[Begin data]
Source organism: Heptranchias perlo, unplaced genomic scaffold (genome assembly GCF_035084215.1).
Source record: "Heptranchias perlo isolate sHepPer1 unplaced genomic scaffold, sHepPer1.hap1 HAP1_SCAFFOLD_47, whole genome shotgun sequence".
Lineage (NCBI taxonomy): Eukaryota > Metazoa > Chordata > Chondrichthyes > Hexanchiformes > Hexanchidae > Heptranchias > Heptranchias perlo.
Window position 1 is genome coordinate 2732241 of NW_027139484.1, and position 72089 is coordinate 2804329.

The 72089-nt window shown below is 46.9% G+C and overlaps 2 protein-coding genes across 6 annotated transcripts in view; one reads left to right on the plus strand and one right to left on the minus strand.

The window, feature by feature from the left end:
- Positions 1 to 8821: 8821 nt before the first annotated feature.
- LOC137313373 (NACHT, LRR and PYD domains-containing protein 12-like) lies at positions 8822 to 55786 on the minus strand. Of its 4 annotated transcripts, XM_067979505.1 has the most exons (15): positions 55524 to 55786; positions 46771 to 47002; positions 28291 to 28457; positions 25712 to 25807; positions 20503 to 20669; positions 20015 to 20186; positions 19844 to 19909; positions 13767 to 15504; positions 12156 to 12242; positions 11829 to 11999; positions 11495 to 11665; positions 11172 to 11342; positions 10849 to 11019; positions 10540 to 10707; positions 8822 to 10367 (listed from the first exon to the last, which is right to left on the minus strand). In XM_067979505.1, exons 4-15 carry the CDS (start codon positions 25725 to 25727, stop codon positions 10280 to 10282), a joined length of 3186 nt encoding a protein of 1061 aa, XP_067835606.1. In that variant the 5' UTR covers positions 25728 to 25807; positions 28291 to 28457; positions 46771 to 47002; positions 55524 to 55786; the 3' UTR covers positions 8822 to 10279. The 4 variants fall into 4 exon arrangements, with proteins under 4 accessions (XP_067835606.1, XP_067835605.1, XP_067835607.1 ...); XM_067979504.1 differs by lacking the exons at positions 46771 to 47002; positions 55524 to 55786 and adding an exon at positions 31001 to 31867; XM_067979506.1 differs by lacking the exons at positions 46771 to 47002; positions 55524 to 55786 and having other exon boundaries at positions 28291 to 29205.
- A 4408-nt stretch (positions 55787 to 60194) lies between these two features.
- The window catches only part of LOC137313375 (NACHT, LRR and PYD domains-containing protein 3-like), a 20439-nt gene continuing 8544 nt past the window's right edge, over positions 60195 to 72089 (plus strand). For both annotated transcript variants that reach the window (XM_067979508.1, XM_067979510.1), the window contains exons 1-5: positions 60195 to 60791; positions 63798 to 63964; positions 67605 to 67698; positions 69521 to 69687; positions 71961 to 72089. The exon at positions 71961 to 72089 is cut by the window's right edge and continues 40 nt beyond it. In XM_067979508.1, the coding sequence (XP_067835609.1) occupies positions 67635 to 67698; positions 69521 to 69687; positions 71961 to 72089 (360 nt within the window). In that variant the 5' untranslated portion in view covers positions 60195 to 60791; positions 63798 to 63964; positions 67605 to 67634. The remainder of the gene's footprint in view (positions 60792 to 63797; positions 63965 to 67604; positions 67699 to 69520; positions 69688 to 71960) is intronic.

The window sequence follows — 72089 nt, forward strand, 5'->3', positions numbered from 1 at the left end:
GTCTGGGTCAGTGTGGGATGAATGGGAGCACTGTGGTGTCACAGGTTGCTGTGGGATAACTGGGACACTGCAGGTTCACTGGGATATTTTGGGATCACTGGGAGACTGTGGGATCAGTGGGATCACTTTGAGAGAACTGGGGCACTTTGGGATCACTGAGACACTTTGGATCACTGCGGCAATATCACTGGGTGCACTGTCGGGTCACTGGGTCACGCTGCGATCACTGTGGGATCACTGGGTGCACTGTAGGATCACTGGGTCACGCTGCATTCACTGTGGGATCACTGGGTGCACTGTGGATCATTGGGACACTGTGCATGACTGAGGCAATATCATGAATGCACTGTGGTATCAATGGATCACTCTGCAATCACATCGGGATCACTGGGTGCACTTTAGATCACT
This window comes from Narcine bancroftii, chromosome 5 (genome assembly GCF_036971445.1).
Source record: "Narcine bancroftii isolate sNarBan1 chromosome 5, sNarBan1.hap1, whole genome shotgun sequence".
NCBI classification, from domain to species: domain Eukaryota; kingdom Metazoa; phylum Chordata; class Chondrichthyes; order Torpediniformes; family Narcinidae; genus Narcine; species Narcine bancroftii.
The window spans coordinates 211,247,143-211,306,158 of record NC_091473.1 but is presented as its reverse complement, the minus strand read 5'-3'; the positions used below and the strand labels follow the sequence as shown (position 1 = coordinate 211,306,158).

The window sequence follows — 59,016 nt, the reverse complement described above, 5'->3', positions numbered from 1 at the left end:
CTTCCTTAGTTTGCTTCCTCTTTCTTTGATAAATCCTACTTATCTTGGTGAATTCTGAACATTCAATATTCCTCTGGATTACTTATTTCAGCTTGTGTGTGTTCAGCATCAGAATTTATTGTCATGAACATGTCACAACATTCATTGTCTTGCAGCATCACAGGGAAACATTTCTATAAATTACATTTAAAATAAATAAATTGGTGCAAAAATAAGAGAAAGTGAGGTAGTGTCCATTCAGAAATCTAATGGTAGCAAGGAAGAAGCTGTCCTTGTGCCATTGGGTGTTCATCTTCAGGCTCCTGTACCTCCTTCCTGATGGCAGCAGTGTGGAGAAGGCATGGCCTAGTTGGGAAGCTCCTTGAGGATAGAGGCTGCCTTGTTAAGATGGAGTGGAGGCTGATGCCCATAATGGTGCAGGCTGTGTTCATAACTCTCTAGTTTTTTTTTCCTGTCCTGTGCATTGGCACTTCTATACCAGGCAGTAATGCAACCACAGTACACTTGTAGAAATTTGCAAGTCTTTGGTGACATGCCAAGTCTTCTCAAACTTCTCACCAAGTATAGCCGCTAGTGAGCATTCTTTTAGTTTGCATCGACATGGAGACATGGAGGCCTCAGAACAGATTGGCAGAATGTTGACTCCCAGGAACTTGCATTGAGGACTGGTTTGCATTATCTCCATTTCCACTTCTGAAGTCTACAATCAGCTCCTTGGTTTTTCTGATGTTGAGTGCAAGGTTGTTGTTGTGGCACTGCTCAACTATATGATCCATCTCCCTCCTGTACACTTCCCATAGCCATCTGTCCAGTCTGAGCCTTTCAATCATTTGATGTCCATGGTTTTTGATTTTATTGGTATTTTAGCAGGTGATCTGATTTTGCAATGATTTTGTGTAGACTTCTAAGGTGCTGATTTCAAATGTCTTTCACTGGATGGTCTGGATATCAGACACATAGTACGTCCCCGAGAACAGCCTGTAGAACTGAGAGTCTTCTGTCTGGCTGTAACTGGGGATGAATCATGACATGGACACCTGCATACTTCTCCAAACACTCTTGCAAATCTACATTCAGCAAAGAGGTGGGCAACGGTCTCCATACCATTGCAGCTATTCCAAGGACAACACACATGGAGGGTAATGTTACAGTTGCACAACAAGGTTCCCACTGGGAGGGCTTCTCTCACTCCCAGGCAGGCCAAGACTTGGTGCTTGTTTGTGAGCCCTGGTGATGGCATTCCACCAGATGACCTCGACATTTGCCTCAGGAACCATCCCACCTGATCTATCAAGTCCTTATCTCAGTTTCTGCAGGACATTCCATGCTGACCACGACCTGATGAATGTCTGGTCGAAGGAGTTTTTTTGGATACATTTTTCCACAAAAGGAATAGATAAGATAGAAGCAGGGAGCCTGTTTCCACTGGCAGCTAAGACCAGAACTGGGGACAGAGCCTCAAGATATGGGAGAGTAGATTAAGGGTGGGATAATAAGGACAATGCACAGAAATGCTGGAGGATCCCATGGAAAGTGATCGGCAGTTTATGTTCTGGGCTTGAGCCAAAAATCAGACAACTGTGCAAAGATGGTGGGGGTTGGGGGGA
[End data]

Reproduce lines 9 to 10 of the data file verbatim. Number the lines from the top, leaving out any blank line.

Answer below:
- A 4408-nt stretch (positions 55787 to 60194) lies between these two features.
- The window catches only part of LOC137313375 (NACHT, LRR and PYD domains-containing protein 3-like), a 20439-nt gene continuing 8544 nt past the window's right edge, over positions 60195 to 72089 (plus strand). For both annotated transcript variants that reach the window (XM_067979508.1, XM_067979510.1), the window contains exons 1-5: positions 60195 to 60791; positions 63798 to 63964; positions 67605 to 67698; positions 69521 to 69687; positions 71961 to 72089. The exon at positions 71961 to 72089 is cut by the window's right edge and continues 40 nt beyond it. In XM_067979508.1, the coding sequence (XP_067835609.1) occupies positions 67635 to 67698; positions 69521 to 69687; positions 71961 to 72089 (360 nt within the window). In that variant the 5' untranslated portion in view covers positions 60195 to 60791; positions 63798 to 63964; positions 67605 to 67634. The remainder of the gene's footprint in view (positions 60792 to 63797; positions 63965 to 67604; positions 67699 to 69520; positions 69688 to 71960) is intronic.